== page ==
Lesson 3: Choosing keywords for your blog post

 

Once you know what question you are going to answer, you need to figure out the keyword you are going to target for that post. You can target similar keywords, for example, we could target “adwords budget” and “cost of adwords” in the same post - but they all need to have the same searcher intent. That means that anybody who searches for adwords budget or cost of adwords should have the same, or very similar, goals in mind with their search.

Google is an intent-based medium, meaning nobody searches for you unless they are looking to find an answer. There are approximately 40,000 Google searches every single second - which is both a lot of competition, but also a lot of opportunity.

In this lesson we are going to:

  1. Discuss long-tail vs. short-tail keywords

  2. Learn how to research the keywords you want to use


Step 1: Long-tail vs. Short-tail Keywords

Long tail keywords are keywords with 3+ words in the keyword, versus short tail keywords with one or two words. Here’s an example:

Short tail: AdWords cost
Long tail: Cost of using AdWords

Short tail: AdWords budget
Long tail: Deciding on an AdWords budget

You often want to use longer keywords because they tend to capture more user intent and then drive more qualified traffic to your site.

 

Step 2: How to Research the Keywords You Want To Use

There are a few ways to research what keywords are best for you and they are (mostly) all free. Here are some of our favourites.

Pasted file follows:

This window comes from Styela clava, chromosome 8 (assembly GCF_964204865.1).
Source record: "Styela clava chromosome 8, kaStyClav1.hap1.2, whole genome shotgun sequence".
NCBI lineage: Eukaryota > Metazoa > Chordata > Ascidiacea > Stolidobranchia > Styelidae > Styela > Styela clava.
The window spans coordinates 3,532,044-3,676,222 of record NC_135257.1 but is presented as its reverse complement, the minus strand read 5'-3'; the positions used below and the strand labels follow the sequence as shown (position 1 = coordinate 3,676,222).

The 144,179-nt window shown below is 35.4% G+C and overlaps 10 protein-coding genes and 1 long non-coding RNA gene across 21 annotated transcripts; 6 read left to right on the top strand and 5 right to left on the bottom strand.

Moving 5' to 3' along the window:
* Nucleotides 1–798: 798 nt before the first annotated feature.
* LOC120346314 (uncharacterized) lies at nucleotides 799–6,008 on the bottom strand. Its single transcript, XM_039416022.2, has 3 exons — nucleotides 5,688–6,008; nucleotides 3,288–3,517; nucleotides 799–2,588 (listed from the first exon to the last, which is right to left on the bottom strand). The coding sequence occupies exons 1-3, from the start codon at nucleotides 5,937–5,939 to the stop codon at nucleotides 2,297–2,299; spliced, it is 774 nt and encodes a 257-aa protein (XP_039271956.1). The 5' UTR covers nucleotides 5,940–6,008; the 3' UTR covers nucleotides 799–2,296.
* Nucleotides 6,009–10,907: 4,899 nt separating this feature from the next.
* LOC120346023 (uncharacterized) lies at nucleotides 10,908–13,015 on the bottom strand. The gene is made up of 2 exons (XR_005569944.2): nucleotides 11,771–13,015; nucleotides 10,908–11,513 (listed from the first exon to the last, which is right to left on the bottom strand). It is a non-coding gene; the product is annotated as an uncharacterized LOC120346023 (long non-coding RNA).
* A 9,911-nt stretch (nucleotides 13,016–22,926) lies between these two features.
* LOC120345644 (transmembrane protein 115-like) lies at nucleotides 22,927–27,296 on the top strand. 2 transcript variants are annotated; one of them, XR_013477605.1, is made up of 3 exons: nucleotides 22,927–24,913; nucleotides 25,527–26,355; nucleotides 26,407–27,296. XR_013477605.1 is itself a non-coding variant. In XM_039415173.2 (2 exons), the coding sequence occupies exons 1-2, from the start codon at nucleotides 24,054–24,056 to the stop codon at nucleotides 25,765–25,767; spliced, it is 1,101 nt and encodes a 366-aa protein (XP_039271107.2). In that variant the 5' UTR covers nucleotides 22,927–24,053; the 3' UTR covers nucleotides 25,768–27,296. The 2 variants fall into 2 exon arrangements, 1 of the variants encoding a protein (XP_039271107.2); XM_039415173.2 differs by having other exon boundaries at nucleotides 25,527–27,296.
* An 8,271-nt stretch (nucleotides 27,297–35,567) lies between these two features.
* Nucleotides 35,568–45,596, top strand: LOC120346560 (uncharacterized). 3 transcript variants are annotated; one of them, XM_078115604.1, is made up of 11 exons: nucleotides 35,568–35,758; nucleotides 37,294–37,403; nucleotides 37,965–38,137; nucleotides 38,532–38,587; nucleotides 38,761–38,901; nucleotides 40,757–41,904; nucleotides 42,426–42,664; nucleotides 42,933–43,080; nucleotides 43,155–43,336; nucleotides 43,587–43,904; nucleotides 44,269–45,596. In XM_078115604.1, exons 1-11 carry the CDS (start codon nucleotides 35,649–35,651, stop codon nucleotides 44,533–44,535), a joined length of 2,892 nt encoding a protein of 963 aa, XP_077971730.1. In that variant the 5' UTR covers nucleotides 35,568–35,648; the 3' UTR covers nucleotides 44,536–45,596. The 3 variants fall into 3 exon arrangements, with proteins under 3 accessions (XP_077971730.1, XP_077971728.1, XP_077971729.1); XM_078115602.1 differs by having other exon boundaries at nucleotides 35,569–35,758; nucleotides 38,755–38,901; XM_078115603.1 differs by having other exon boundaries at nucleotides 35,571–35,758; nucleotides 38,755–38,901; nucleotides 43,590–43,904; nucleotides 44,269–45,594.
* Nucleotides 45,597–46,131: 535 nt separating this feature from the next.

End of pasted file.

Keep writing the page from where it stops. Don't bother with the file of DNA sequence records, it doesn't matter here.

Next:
What’s trending? Take a look at what is popular related to your topic across social media. Google Trends can also give you a good idea of what is currently trending related to your topic.

A free way to do some research is the Google Keyword Planner. Never used it before? There’s a handy guide here (that comes with other great keyword research tips).

For those of you with some budget to put towards your keyword research, Long Tail Pro is one of my favourites to use.

Other keyword research tools include SEMRush and Moz Keyword Planner, both which have free options.

Try a few of the above methods until you find some that you like the best and work for you. There are multiple keyword planning tools out there, and it largely boils down to preference.

 

That’s it for lesson 3! You’ve learned how to curate your content so it get’s views, but also how to use the kinds of keywords that will get you noticed by search engines. In the next module, we’re focusing on how you can format your blog posts to improve your SEO.

 
Salt Design Co.